Camels For Cowboy Nerves (by paul.malon)
One of the most frustrating things about living in a big city is the feeling that I can’t walk outside without being harassed on the street at least once a day. When I first started experiencing this I found it annoying, but as the years pass I become increasingly furious. Not a day goes by that I don’t experience one or more of the following: cat-calling, whistling, kissing noises, intensely seductive stares, or pointed glances up and down my body. Contrary to what many men think, this attention is not appreciated and not flattering, and I’m sure most women agree with me. This kind of attention is not like being given a complement …it’s not like being told, “you are beautiful.” It actually feels horrible; it makes me feel degraded and violated, but most of all, it makes me feel utterly powerless. I feel as if my body doesn’t belong to me, and this infuriates me more than anything I’ve ever experienced.
This happens to me frequently too, and every time it does I feel like crying. It makes me feel disgusting, and I wonder if I’m doing something to attract this completely unsolicited attention. I even wear a big coat over my breezy sundresses on hot days, in the hopes that it will discourage unwanted glares or remarks. It really doesn’t matter, because the behavior has nothing to do with sex. I’m guessing the perpetrators are counting on the fact that they’re making me feel like shit, because in some pathetic way that makes them feel dominant. I know the only thing I can change is my attitude, because these pricks aren’t going anywhere. Still, it’s incredibly frustrating. I hate being made to regret my gender on a daily basis.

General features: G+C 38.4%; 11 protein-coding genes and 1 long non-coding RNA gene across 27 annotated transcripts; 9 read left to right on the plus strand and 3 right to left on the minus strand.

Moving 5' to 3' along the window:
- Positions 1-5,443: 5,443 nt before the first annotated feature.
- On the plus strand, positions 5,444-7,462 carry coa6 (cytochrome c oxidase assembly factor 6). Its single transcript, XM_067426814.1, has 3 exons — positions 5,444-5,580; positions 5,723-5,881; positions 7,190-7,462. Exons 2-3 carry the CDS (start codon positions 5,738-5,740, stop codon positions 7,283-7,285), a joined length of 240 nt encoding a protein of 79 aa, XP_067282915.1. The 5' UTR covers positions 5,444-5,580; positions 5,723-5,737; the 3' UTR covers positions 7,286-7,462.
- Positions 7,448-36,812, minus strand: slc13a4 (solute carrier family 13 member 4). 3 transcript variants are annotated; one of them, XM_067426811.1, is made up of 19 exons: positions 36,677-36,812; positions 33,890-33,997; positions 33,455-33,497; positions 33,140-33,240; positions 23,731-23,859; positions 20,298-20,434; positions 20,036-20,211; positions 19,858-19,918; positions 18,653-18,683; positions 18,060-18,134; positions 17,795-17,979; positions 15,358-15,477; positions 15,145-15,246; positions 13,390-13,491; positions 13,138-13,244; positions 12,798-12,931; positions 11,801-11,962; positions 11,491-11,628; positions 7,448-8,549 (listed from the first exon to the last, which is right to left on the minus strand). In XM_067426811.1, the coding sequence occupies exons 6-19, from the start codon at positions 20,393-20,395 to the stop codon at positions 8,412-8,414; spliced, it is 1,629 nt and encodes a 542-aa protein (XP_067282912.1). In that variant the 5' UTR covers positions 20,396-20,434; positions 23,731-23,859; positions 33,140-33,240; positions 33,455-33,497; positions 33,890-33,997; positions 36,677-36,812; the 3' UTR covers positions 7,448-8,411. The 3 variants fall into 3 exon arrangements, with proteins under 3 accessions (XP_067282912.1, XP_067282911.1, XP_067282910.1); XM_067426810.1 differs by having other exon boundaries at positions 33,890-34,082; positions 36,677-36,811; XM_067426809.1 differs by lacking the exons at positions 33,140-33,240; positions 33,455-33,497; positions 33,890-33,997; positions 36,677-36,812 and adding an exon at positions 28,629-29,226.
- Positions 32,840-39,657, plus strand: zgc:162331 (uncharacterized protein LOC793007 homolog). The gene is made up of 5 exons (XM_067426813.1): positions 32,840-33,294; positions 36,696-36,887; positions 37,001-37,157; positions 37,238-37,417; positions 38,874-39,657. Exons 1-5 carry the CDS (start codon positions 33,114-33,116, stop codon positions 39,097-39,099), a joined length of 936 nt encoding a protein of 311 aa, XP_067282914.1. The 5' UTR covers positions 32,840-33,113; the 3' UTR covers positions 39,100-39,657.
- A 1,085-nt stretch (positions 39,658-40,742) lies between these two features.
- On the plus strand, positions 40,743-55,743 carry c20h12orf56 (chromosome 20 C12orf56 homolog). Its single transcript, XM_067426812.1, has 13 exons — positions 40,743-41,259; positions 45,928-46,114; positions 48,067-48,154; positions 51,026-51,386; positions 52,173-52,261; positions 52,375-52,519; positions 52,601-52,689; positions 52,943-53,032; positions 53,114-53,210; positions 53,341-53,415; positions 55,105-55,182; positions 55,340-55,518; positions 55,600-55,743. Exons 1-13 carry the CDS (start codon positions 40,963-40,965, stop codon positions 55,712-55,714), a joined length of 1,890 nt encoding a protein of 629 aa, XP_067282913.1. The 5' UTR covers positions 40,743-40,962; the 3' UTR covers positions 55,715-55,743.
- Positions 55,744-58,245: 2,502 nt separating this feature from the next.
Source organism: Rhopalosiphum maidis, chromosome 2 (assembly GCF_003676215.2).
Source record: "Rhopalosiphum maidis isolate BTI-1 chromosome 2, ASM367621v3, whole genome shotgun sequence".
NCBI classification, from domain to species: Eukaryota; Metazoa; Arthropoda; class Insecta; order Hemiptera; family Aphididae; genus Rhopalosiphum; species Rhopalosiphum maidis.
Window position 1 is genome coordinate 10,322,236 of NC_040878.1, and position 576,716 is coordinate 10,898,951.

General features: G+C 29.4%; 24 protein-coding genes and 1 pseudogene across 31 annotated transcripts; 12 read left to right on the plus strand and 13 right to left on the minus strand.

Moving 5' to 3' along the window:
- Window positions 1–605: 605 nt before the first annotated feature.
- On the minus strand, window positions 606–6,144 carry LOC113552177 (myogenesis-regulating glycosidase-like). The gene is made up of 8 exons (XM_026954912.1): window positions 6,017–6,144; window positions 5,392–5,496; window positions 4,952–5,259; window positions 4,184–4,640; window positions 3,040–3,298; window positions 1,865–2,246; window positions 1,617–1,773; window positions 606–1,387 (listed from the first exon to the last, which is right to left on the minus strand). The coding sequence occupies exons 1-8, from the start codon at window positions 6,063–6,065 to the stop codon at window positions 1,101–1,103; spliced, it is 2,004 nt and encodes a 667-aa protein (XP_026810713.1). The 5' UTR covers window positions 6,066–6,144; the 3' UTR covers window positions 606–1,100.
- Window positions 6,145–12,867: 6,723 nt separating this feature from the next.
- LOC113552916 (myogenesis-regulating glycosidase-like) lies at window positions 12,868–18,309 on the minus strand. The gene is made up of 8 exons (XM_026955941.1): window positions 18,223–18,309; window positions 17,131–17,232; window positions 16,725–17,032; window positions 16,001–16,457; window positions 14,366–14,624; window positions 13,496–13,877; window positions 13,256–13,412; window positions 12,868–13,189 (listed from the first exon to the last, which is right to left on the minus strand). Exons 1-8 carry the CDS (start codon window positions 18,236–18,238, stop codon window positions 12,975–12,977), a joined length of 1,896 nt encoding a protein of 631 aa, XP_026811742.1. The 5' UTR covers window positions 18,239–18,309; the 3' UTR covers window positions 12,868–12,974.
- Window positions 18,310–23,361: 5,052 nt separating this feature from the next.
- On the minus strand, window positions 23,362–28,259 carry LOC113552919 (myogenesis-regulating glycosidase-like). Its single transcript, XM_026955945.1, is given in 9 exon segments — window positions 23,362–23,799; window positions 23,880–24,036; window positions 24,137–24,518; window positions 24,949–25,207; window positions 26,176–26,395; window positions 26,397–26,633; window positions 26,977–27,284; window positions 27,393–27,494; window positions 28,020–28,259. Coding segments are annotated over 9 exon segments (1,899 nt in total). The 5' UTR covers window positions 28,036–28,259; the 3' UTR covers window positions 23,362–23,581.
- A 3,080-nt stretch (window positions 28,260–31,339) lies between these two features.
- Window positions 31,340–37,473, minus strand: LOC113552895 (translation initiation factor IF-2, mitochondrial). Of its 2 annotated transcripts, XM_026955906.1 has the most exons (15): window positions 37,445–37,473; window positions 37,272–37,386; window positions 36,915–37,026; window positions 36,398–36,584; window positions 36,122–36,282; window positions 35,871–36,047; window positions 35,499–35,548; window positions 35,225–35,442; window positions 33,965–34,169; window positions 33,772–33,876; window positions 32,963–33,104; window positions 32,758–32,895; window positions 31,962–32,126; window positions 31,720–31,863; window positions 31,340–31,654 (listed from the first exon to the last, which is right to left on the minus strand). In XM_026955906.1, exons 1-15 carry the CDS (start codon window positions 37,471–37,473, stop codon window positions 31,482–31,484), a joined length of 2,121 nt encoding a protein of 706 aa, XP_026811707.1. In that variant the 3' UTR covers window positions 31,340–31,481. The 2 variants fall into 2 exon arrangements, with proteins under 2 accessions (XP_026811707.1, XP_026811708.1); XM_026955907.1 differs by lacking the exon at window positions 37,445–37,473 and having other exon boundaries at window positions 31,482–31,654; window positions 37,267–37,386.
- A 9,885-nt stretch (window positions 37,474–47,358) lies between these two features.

"So when someone makes fun of me for: being fat, wearing “unflattering” clothes, looking like a man, being a bitch, having acne, not being polite or gracious, wearing too little perfume, wearing too much perfume, having gunk in my eye, wearing a t-shirt that shows my belly when I raise my arm, perspiring a lot or laughing too loudly… It’s totally personal, but then again, it totally isn’t. We all have a variety of unique and personal characteristics, and they might read a little differently depending on where you live, what you look like, how much you earn, the colour of your skin or what gender you are, but at the end of the day those criticisms are about hemming you in and disempowering you. I can’t even get angry at people who insult me anymore because I know most of us are conditioned to think this way."- You Can’t Bully Me Out Of My Skinny Jeans - Definatalie.com - Jezebel